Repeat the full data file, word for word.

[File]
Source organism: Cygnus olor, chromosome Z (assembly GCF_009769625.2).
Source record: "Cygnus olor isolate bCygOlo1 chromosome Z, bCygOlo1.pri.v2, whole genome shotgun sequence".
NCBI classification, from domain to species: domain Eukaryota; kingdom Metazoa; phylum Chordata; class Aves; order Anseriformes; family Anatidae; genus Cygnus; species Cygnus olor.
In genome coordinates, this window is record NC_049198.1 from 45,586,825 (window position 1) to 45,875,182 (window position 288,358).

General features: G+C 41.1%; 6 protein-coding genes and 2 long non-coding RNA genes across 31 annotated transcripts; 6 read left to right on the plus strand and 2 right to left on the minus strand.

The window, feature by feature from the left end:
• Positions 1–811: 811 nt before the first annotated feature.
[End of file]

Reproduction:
Source organism: Cygnus olor, chromosome Z (assembly GCF_009769625.2).
Source record: "Cygnus olor isolate bCygOlo1 chromosome Z, bCygOlo1.pri.v2, whole genome shotgun sequence".
NCBI classification, from domain to species: domain Eukaryota; kingdom Metazoa; phylum Chordata; class Aves; order Anseriformes; family Anatidae; genus Cygnus; species Cygnus olor.
In genome coordinates, this window is record NC_049198.1 from 45,586,825 (window position 1) to 45,875,182 (window position 288,358).

General features: G+C 41.1%; 6 protein-coding genes and 2 long non-coding RNA genes across 31 annotated transcripts; 6 read left to right on the plus strand and 2 right to left on the minus strand.

The window, feature by feature from the left end:
• Positions 1–811: 811 nt before the first annotated feature.